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Book Excerpt: 'Octopus,' by Guy Lawson

In an excerpt from his new book, Octopus, Guy Lawson explains how a hedge fund fraudster cooked the books
"The 'trick,' if that's what you call it, was really an exercise in misdirection," says Marino
"The 'trick,' if that's what you call it, was really an exercise in misdirection," says MarinoIllustration by Kelsey Dake

By the time the Bayou Hedge Fund imploded in 2005, it had grown to $450 million—or so its investors were led to believe. Effectively, the fund was a Ponzi scheme. Bayou’s chief executive officer, Samuel Israel III, was later sentenced to 20 years in jail for orchestrating one of the most unbelievable frauds in Wall Street history, plus two years for faking his suicide. Over the course of countless interviews I conducted with Israel and his chief financial officer, Dan Marino, who is also serving 20 years, Marino revealed how the fraud worked on a day-to-day level. The pair founded Bayou as a legitimate hedge fund in 1996. In its first year, however, it suffered a net loss of $161,417. The fund had less than $1 million invested. A string of bad trades and bad luck meant that Bayou had a negative performance of 14 percent in a year that marked the onset of a historic bull market. The reputable firm of Grant Thornton had been hired to do the fund’s first-ever audit. As soon as the results were released, Marino and Israel knew, Bayou would be dead—and they had staked everything on succeeding this time.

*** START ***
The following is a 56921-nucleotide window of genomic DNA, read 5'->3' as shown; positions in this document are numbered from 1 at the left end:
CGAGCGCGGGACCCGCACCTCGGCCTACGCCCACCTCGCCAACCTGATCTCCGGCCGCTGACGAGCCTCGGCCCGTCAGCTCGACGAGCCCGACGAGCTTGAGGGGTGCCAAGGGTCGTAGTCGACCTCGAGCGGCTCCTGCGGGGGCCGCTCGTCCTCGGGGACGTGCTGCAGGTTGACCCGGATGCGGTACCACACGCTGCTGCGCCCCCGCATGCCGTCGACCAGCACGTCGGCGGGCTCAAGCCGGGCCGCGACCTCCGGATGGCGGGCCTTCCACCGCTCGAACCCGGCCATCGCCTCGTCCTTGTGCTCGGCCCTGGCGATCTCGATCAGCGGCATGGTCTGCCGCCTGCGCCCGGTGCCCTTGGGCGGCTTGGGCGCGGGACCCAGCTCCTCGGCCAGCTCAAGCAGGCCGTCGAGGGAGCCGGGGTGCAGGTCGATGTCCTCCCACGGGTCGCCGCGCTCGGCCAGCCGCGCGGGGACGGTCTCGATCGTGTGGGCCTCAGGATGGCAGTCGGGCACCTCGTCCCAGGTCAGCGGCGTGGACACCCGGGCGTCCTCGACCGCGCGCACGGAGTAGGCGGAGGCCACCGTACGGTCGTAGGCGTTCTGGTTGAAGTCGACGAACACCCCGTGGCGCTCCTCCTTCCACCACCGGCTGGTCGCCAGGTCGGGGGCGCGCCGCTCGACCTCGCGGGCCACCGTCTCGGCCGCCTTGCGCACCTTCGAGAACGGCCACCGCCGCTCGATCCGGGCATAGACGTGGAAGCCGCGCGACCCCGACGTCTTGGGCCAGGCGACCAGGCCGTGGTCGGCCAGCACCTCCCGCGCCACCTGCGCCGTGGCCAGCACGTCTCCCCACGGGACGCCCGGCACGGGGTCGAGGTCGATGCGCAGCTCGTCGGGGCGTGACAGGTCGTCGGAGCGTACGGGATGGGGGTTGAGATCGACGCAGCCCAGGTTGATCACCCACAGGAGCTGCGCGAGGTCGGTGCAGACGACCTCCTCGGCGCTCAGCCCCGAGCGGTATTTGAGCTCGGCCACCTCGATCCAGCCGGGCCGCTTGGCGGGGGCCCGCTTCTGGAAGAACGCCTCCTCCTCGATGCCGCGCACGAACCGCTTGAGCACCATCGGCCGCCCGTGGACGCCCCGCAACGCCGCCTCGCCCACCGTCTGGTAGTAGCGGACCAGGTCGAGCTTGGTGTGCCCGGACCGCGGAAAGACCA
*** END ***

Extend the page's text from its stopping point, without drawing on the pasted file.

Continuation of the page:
Israel was the scion of one of the most successful commodity trading families in the country. After going bust three times as a trader, he had vowed never to go broke again, no matter what. Dan Marino confronted an even bleaker reality. The socially awkward, heavyset 37-year-old accountant had a hearing disability, thick glasses, and a pronounced lisp, and still lived at home with his mother on Staten Island. If Bayou went out of business, Marino would be fortunate to eke out his days doing taxes in a strip mall.